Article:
One of the oldest of dog breeds, the tiny, pure white Maltese has been a favored companion since the days of the ancient Greeks. Smart, brave and energetic, these little dogs usually bring joy to the lives of their owners. Still, the Maltese can experience some problems, whether behavioral or medical. Just because a dog is little doesn't mean that training isn't required. It's important that your dog receive annual visits to the vet.
Tiny Dogs, Big Mouths
Your little white pup makes a good watchdog. He'll let you know if anyone comes near your home. On the other hand, Maltese can become problem barkers. That's especially true if they're frequently left alone. They were bred as companion dogs and don't like solitude. You might be unaware that your tiny pal is a nuisance barker until your neighbor complains. Lots of exercise and playtime might alleviate minor barking problems, but for serious issues, contact a dog trainer.
Tiny Dogs, Big Nerves
Although the Maltese is among the smallest of the toy breeds, weighing less than 7 pounds at maturity, he doesn't realize he's a little guy. A tiny dog with a lot of nerve can cause a problem when he encounters other canines. Adjectives like "spunky" and "bold" often describe the Maltese personality, but that also means your courageous little dog might have no fear about taking on a more powerful animal. It's up to you to protect your best friend when he's in the company of other dogs.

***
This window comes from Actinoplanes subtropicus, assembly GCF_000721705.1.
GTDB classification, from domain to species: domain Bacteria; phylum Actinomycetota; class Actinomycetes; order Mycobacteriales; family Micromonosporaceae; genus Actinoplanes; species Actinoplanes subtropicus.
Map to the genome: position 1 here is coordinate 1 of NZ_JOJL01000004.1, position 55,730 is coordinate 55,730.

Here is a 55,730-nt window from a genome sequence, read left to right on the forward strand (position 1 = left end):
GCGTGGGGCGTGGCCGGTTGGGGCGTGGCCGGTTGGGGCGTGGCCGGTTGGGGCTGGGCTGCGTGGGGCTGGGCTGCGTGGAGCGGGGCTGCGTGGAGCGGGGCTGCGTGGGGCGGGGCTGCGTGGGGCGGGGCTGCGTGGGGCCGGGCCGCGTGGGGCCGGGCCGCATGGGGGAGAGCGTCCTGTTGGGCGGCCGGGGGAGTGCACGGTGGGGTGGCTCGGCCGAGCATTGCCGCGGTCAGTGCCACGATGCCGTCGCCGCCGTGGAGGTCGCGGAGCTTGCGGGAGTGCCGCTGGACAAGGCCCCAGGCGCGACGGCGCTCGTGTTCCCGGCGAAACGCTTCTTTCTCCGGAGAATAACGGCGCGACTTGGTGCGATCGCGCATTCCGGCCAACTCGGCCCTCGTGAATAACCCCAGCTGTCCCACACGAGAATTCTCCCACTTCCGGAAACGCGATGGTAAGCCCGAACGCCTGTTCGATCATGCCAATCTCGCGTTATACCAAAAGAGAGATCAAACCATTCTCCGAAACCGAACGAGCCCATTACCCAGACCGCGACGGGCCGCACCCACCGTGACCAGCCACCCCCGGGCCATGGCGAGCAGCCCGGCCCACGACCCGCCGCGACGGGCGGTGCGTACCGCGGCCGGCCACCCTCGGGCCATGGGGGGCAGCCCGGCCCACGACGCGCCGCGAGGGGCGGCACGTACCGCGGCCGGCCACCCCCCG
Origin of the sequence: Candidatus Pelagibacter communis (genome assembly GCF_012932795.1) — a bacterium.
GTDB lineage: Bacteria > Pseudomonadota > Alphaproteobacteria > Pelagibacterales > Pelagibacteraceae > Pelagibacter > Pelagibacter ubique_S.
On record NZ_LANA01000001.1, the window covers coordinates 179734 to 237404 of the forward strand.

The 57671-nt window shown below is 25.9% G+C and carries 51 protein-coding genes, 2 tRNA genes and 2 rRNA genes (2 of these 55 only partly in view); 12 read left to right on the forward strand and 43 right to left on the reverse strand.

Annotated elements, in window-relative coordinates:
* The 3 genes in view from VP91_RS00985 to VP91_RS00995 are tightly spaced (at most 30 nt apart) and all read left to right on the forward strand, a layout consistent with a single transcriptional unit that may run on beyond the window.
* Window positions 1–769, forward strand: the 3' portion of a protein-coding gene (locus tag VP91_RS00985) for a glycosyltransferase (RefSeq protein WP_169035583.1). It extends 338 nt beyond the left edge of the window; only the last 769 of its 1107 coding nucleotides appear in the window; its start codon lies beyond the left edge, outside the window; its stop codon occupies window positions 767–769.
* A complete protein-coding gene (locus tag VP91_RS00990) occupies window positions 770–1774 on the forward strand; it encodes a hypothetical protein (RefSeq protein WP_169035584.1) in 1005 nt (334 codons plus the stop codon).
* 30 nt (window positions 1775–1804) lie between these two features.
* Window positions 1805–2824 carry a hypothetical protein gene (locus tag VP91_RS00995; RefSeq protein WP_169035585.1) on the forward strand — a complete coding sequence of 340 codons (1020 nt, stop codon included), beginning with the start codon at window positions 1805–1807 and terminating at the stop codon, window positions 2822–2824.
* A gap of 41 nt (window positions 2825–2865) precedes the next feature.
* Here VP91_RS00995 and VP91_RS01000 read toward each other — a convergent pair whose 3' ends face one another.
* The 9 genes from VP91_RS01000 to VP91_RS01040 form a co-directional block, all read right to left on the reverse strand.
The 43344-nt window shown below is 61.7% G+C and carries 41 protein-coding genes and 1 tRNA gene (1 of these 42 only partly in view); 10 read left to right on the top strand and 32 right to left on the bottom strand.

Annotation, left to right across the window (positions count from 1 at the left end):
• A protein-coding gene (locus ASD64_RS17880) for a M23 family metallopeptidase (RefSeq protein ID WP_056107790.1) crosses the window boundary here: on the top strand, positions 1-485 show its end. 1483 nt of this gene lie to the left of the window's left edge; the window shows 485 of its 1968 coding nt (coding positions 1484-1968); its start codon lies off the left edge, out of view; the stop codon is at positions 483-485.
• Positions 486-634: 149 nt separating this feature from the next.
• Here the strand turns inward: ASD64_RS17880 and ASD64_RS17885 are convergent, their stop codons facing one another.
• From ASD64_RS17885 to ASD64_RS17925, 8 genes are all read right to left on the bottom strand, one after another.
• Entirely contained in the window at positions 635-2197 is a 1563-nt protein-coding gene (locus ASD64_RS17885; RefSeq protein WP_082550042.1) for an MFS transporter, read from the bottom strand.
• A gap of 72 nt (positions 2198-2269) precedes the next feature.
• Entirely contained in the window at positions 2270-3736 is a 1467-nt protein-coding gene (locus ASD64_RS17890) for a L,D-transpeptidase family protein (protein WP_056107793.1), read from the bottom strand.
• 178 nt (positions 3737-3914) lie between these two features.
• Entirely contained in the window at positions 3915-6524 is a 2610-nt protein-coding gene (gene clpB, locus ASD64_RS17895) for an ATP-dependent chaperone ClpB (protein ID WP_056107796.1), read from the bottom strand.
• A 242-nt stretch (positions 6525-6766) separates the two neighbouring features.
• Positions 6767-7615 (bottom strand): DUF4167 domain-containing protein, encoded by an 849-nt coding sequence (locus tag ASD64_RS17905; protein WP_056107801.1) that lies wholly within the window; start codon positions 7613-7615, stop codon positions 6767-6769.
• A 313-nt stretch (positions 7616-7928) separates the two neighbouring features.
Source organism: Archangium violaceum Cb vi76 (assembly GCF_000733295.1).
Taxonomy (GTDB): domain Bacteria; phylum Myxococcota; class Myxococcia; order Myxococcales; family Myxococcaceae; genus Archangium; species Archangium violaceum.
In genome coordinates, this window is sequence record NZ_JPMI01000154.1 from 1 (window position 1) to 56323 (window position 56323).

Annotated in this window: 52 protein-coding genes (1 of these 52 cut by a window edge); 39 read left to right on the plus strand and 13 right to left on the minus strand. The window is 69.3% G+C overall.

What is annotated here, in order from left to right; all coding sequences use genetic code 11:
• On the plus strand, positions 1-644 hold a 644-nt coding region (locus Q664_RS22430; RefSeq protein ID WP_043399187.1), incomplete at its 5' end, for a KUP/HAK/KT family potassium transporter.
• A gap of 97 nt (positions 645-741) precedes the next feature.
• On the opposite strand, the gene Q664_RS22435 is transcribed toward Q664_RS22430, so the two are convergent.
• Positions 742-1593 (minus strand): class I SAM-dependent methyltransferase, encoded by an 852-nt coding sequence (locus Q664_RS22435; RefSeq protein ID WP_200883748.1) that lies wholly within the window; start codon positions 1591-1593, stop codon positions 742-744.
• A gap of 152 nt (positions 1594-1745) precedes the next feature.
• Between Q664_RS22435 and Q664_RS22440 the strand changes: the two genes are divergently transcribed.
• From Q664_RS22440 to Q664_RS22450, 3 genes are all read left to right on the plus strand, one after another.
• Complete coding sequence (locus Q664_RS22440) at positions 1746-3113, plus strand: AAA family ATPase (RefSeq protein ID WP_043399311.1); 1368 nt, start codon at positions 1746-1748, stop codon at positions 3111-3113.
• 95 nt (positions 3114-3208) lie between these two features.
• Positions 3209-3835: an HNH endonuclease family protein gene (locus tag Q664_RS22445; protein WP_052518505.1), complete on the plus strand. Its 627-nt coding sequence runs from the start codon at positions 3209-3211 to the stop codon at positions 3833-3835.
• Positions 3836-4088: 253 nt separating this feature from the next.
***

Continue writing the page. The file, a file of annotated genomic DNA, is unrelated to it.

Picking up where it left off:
No Small Children
Tiny dogs and tiny kids don't mix. A Maltese can make a good family dog for older kids who know how to handle him. He's just too small a dog for young children, who can inadvertently hurt him. That can result in kids being bitten in self-defense. If you occasionally host small visitors, keep them away from the dog or supervise them very carefully.
If you aren't fond of frequently brushing your dog, choose another breed. While grooming isn't a Maltese "problem" per se, if it's not done regularly you'll have one. Your Maltese requires daily brushing and regular trips to a professional groomer. His hair mats easily, so can quickly become a mess. Matted hair can lead to skin infections.
Maltese aren't prone to a lot of serious health problems. Among the most common is liver shunt, a genetic disorder found in many small dog breeds. It occurs when a prenatal vein that carries blood for the fetus fails to close after birth. Blood in these dogs bypasses the liver, which has the job of filtering toxins. Special low-protein diets can manage liver shunt in some dogs, while others require surgery to correct the condition. Other health issues affecting the Maltese include luxating patellas, also known as popped kneecaps, periodontal disease and, rarely, a neurological condition known as shaker dog syndrome.
Jane Meggitt has been a writer for more than 20 years. In addition to reporting for a major newspaper chain, she has been published in "Horse News," "Suburban Classic," "Hoof Beats," "Equine Journal" and other publications. She has a Bachelor of Arts in English from New York University and an Associate of Arts from the American Academy of Dramatics Arts, New York City.